Our Eastern Briefings Newsletter presents curated stories from 22 Asian newspapers from South, Southeast and Northeast Asia.

Sign up and stay updated with the latest news.



By providing us with your email address, you agree to our Privacy Policy and Terms of Service.

View Today's Newsletter Here

Culture and society, Curiosity

Modi defends citizenship decision

PM Modi says it has nothing to do with Indian Muslims. Prime Minister Narendra Modi said, that unity in diversity is integral to India while addressing ‘Aabhar Rally’ at Delhi’s Ramlila Maidan today to kick start Bharatiya Janata Party’s Delhi Assembly Elections campaign slated for early next year, amid protests in Delhi and all over the country against the contentious Citizenship Act and the National Register of Citizenship(NRC). Modi raised slogan of ‘vividhta me ekta, Bharat ki visheshta’ (Unity in diversity is India’s speciality). PM Modi while giving his party and government’s view on CAA and NRC said, “Muslims being misled, I have always ensured that documents will never come in way of development schemes and their beneficiaries.” Citizenship law and NRC have nothing to do with Indian Muslims or with Indian citizens, he clarified. “We have never asked


By The Statesman
December 23, 2019

Culture and society, Curiosity

The Chinese version

Muhammad Amir Rana asks what is the Chinese version of Islam.  TENSIONS between China and the US have escalated after the House of Representative’s Uighur Human Rights Policy Act, 2019. The move is of a piece with the allegations of many international media and human rights organisations that China is persecuting the Uighur community and violating their rights — allegations that Beijing has denied. Calling the US action a political move aimed at damaging its international image, China says it is running a deradicalisation programme to mainstream its communities. Read: Amid global outcry, China defends internment camps of minorities in Xinjiang The Chinese claim has not been verified by independent sources and mystery shrouds its deradicalisation or re-education programme. China needs to demonstra


By Asia News Network
December 16, 2019

Culture and society, Curiosity

India under Modi is moving systematically with a supremacist agenda, says PM Imran

Imran Khan made the comments after India passed a controversial citizenship requirement. Prime Minister Imran Khan said on Thursday that India, under Prime Minister Narendra Modi, has been moving systematically with a Hindu supremacist agenda. The prime minister was referencing the controversial Citizenship Amendment Bill passed by India’s upper house amid protests on Wednesday. The bill will let the Indian government grant citizenship to millions of illegal immigrants who entered India from three neighbouring countries before 2015 — but not if they are Muslim. Modi’s government — re-elected in May and under pressure over a slowing economy — says Muslims from Afghanistan, Bangladesh and Pakistan are excluded from the legislation because they do not face discrimination in those countries. Taking to Twitter, Prime Minister I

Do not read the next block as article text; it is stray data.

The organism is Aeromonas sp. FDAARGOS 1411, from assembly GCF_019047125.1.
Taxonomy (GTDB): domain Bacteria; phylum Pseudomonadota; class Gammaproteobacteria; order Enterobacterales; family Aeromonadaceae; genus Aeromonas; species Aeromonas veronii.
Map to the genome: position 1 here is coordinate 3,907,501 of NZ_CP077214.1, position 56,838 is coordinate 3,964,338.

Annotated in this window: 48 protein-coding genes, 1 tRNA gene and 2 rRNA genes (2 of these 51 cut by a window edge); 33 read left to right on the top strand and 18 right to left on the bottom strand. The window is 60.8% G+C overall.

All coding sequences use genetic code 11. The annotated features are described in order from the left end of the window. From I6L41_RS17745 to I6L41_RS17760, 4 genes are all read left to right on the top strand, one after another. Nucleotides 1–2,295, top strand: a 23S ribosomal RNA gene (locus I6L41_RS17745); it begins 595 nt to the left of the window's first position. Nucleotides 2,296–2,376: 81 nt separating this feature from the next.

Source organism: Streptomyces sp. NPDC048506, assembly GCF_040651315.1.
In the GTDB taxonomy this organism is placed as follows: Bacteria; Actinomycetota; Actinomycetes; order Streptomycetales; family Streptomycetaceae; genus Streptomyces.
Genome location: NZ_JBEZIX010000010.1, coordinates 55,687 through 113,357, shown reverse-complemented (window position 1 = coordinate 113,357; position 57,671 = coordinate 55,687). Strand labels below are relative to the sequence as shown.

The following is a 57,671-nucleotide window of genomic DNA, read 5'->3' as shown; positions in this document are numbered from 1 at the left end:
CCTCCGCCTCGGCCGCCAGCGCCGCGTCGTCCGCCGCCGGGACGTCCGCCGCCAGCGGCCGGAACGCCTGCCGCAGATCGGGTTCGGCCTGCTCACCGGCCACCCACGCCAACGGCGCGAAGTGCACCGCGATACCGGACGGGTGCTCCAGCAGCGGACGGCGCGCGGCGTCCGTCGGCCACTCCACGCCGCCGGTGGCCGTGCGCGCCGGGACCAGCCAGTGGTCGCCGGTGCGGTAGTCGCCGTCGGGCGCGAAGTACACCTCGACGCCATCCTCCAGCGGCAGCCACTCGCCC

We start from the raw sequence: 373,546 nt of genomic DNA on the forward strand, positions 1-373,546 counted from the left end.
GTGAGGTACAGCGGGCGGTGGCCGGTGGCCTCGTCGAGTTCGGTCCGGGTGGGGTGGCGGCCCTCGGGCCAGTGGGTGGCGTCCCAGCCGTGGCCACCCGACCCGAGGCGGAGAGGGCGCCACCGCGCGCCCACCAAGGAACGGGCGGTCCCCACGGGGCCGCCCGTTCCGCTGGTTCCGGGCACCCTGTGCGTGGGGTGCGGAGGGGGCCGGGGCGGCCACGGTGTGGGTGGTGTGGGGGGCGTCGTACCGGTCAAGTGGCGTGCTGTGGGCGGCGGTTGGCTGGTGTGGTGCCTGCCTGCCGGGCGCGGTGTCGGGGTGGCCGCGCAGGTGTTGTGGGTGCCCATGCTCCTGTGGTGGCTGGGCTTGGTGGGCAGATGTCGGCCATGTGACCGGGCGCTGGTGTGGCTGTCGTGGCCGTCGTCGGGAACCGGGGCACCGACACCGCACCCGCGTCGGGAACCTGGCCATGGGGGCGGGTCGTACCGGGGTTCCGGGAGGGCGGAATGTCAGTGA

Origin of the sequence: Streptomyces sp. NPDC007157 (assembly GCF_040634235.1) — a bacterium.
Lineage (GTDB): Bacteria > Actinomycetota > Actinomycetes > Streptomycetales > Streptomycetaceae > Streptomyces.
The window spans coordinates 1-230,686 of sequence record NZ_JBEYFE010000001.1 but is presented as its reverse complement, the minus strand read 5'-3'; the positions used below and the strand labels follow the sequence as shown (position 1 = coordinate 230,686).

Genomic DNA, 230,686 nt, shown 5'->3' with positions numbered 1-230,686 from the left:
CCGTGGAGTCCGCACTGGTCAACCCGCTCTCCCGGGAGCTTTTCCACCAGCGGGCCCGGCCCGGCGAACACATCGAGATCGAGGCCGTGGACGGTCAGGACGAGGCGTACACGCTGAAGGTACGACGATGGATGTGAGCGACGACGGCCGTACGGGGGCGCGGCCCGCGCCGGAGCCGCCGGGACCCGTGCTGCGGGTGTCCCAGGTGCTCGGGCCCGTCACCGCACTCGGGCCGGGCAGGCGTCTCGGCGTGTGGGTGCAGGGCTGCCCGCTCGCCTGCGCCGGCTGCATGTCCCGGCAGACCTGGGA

By Asia News Network
December 13, 2019

Culture and society, Curiosity

Nepal moves up in Human Development Index but still lags behind in South Asia

Nepal’s human development index of 0,579 indicates that people are living longer, are more educated and have greater incomes, according to the Human Development Report. Despite global progress in tackling poverty, hunger and disease, a ‘new generation of inequalities’ indicates that many societies are not working as they should and Nepal is not an exception, according to a new human development report released on Tuesday. The old inequalities were based on access to health services and education whereas the new generation of inequalities is based on technology, education and the climate, according to the United Nations Development Programme’s Human Development Report. “Previously, we talked about wealth as a major driver for inequality. Now, countries like Nepal are in another inequality trap and that concerns


By The Kathmandu Post
December 12, 2019

Culture and society, Curiosity

Taiwan among top 10 study destinations for U.S. students

Thailand and Singapore among other Asian destinations. China welcomed the highest number of U.S. students last year, followed by Japan and India in second and third places, respectively, according to a recent survey about exchange students in Asia. South Korea, Thailand, Hong Kong, Vietnam, Singapore, Taiwan, and Indonesia rounded up the top 10 list of the most popular Asian countries among U.S. students. According to AsiaExchange, “The high level of education, low exposure to crime, economic freedom and good healthcare system are a few examples of why Taiwan is ranked 2nd on the annual Global Peace Index.” It’s also very safe to live in Taiwan, as crime rates are low, the Website stressed, noting that Taiwan’s focus on human rights, gender equality and freedom of speech has made it a top destination for education. Taiwan, whose institutions are strong and reliable, has remained la


By Warren Fernandez
December 12, 2019

Culture and society, Curiosity

Relentless against child marriage

Farida Yesmin wins an award for her work to prevent child marriage. It was a rainy day in July 2018. As the evening fell, someone called Farida Yesmin, upazila nirbahi officer of Netrakona’s Barhatta, over her phone and informed her that a child marriage was about to take place in Kawrashi, a remote village in the upazila near the Bangladesh-India border. Farida immediately called the police and left for the village in the dark of the night amid rain and thunderstorms. The road was so bad that at one point, the UNO and her team had to leave their vehicles. They walked about two kilometres to find the girl’s home. “As we reached the spot, a local leader tried to stop us. But despite all these hurdles, we were able to prevent the marriage,” Farida said while recalling how she and her team stopped a staggering 59 child marriages after she joined as the Barhatta UNO on May 9, 2017. She


By Daily Star
December 2, 2019